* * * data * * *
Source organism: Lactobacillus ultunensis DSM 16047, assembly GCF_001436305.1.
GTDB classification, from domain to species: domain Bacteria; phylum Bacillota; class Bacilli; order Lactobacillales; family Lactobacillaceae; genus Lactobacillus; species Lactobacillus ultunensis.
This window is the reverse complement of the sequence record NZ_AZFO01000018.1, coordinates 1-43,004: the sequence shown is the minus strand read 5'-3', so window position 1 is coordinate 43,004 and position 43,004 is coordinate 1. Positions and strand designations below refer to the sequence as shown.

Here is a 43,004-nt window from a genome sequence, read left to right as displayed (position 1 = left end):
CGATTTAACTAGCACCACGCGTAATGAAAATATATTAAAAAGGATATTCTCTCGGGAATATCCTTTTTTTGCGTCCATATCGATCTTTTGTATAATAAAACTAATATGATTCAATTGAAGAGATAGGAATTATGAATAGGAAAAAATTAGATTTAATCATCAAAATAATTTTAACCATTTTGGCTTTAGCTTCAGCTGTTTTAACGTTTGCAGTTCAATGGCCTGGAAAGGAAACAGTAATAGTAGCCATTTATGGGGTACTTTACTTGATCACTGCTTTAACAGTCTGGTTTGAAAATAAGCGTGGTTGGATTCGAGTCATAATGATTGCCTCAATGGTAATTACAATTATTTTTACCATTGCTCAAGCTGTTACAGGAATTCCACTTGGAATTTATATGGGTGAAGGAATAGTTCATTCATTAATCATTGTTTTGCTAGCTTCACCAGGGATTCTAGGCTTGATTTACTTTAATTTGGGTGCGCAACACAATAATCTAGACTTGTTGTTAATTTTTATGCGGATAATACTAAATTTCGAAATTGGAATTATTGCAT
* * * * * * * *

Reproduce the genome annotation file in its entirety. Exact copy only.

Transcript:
Source organism: Lactobacillus ultunensis DSM 16047, assembly GCF_001436305.1.
GTDB classification, from domain to species: domain Bacteria; phylum Bacillota; class Bacilli; order Lactobacillales; family Lactobacillaceae; genus Lactobacillus; species Lactobacillus ultunensis.
This window is the reverse complement of the sequence record NZ_AZFO01000018.1, coordinates 1-43,004: the sequence shown is the minus strand read 5'-3', so window position 1 is coordinate 43,004 and position 43,004 is coordinate 1. Positions and strand designations below refer to the sequence as shown.

Here is a 43,004-nt window from a genome sequence, read left to right as displayed (position 1 = left end):
CGATTTAACTAGCACCACGCGTAATGAAAATATATTAAAAAGGATATTCTCTCGGGAATATCCTTTTTTTGCGTCCATATCGATCTTTTGTATAATAAAACTAATATGATTCAATTGAAGAGATAGGAATTATGAATAGGAAAAAATTAGATTTAATCATCAAAATAATTTTAACCATTTTGGCTTTAGCTTCAGCTGTTTTAACGTTTGCAGTTCAATGGCCTGGAAAGGAAACAGTAATAGTAGCCATTTATGGGGTACTTTACTTGATCACTGCTTTAACAGTCTGGTTTGAAAATAAGCGTGGTTGGATTCGAGTCATAATGATTGCCTCAATGGTAATTACAATTATTTTTACCATTGCTCAAGCTGTTACAGGAATTCCACTTGGAATTTATATGGGTGAAGGAATAGTTCATTCATTAATCATTGTTTTGCTAGCTTCACCAGGGATTCTAGGCTTGATTTACTTTAATTTGGGTGCGCAACACAATAATCTAGACTTGTTGTTAATTTTTATGCGGATAATACTAAATTTCGAAATTGGAATTATTGCAT